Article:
In late 2005, I was employed by a mechanical engineering design firm headquartered in Bartonville. As you might expect, locally this company supported Caterpillar. But regionally, we worked with larger companies (such as Ford, General Motors, and Boeing) in many different industries, supporting off highway, automotive, aerospace and defense projects.This firm employed more than 250 engineers, ran three shifts per day, and consisted of four regional offices.

I started on third shift in that engineering firm’s Peoria office in May1998. Shortly thereafter, I was moved to first shift project manager, and later into a sales management role. It was then that I connected with the company’s IT Director, and my management peer, Don Dawson.

Don hired on with the engineering firm in June 1997 and led a traditional IT department that you would expect for a company that size. They provided help desk, project support and road mapped the future to limit downtime and plan for company growth. Like many companies, it was critical that our systems and network were readily available so the employees could remain productive (and more importantly, billable).

Like many IT professionals, Don supported a few smaller local companies on the side. But he soon realized that he could not provide the level of support that they needed and work a full-time job at the engineering firm. So he helped those companies hire his replacement. He and his former clients realized less than six months later that it wasn’t working out as they’d hoped, and that there was a gap in the market for small business IT support. Don walked into my sales office and asked if I’d be interested in starting an IT services business with him. Not knowing much about IT, I naturally said ‘no,’ but Iquickly realized that he’s a better sales person than me, too.

We met frequently after work (typically at Kelleher’s) and began writing our business plan. We identified many of the same ideas and concepts that worked for the engineering firm and applied them to the needs of other small businesses. A few months later, on Monday, February 6, 2006, IT360, Inc. was officially in business.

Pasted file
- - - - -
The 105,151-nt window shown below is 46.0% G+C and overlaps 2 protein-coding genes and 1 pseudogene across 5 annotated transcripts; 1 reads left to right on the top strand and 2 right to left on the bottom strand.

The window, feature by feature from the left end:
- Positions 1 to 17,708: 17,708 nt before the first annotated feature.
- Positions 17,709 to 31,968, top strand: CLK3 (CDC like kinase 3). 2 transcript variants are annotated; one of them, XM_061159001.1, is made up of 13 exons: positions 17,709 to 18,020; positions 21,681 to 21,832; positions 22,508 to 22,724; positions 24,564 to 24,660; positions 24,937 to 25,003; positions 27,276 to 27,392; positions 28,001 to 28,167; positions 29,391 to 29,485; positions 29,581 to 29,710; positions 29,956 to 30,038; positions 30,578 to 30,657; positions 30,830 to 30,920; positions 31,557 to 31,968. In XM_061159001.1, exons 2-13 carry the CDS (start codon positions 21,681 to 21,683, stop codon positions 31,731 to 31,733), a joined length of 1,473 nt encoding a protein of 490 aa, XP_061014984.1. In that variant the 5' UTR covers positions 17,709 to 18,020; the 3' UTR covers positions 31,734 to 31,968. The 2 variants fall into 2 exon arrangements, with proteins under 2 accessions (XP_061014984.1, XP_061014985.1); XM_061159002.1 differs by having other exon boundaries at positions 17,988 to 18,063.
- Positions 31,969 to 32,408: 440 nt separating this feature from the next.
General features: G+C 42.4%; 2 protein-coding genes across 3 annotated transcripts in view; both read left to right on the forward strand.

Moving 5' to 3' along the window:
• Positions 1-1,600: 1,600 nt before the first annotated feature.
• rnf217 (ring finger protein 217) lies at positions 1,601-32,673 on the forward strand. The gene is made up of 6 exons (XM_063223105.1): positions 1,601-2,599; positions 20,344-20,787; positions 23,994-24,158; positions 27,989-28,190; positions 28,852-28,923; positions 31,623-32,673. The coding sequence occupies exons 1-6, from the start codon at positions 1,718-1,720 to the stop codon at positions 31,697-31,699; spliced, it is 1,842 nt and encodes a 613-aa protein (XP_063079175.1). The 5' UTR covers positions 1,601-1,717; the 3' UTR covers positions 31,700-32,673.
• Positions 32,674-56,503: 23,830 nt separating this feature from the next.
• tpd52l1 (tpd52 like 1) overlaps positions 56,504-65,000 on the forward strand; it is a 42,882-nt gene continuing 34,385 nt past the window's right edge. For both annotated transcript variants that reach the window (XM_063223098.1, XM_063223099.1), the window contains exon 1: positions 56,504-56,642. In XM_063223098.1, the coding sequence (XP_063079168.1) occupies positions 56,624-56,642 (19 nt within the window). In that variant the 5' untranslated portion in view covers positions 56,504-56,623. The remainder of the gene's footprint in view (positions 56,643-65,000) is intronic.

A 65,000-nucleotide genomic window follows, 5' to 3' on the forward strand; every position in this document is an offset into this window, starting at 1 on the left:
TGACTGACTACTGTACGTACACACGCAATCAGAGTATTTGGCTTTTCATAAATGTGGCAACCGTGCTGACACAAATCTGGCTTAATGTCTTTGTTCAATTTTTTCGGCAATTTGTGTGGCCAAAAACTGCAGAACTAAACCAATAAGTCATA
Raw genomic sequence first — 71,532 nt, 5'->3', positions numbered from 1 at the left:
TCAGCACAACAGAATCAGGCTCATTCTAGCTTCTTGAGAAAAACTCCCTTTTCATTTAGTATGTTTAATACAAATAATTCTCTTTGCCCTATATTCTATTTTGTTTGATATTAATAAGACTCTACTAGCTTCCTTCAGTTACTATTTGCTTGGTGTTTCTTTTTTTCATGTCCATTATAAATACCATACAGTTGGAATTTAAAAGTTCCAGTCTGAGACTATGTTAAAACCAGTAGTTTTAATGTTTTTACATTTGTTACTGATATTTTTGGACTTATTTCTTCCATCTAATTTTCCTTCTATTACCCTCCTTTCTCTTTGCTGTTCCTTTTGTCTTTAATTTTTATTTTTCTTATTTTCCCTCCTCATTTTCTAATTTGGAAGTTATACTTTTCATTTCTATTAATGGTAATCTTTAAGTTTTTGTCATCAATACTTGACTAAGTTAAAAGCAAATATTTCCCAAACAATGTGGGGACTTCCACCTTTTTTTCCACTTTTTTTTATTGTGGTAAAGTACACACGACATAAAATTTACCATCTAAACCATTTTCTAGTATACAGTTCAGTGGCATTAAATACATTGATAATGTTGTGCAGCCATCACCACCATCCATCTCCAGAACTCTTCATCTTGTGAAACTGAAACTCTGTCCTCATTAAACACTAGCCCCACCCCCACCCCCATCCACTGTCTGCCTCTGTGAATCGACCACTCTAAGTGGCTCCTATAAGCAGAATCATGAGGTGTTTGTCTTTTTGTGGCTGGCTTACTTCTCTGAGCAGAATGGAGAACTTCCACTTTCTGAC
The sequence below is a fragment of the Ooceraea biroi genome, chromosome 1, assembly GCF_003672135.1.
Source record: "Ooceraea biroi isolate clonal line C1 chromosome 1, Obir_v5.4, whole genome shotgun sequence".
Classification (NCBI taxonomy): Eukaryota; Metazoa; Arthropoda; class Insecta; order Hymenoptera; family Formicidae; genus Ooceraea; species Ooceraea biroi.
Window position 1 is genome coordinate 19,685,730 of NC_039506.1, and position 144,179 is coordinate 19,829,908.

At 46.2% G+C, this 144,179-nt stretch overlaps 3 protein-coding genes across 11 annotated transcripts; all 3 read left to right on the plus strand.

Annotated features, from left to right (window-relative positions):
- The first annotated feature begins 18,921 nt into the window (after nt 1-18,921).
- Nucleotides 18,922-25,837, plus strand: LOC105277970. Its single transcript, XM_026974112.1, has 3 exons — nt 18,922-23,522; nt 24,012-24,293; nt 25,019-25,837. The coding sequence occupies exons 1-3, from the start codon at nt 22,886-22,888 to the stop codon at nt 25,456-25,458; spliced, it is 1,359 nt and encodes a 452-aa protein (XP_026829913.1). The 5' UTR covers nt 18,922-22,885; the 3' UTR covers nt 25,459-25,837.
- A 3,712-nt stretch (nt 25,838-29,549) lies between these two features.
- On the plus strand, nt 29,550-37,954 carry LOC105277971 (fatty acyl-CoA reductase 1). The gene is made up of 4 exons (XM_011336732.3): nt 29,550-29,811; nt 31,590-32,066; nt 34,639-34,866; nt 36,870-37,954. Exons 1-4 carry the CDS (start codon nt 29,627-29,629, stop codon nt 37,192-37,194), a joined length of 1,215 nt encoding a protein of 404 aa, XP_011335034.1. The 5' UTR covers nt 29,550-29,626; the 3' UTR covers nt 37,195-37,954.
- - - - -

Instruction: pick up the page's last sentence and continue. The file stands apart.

Our first office was located above the former Illinois Antique Center (now Running Central) on Water Street in Peoria. It was a 600 square foot, loft style office space and we had amazing landlords. The office spacewas previously used for storage and had no windows, but it provided us a centralized location and we could get around the Peoria area relatively quickly.

One of our first purchases was a foosball table. I’m not sure if we were any good at foosball, because we only played each other, but we played frequently – mostly because we would play each other as a tie-breaker on business decisions. And we celebrated all of our small wins – phone calls (and one or two wrong numbers), meetings, proposals, presentation opportunities, etc. You name it, we celebrated it.

It was several years later when we realized just how loud we (and the table) were… but that is for another time.

Our first year revenues were not overly impressive and Don and I remained as the company’s only employees that first year. But we had the confidence (and some naiveté) that we were laying the proper foundation. Plus, we had a small but supportive client base that included the three original businesses that Don previously helped on the side – Brimfield Bank, Harvey & Stuckel Law Firm, and Custom Underground. We thank them for their willingness to take a chance on us and we’re proud to say that they are still clients today!

Watch for our March Newsletter to hear all about Year 2 at IT360.

Matt Machala
Vice President
IT360, Inc.

Celebrating 10 Years Archive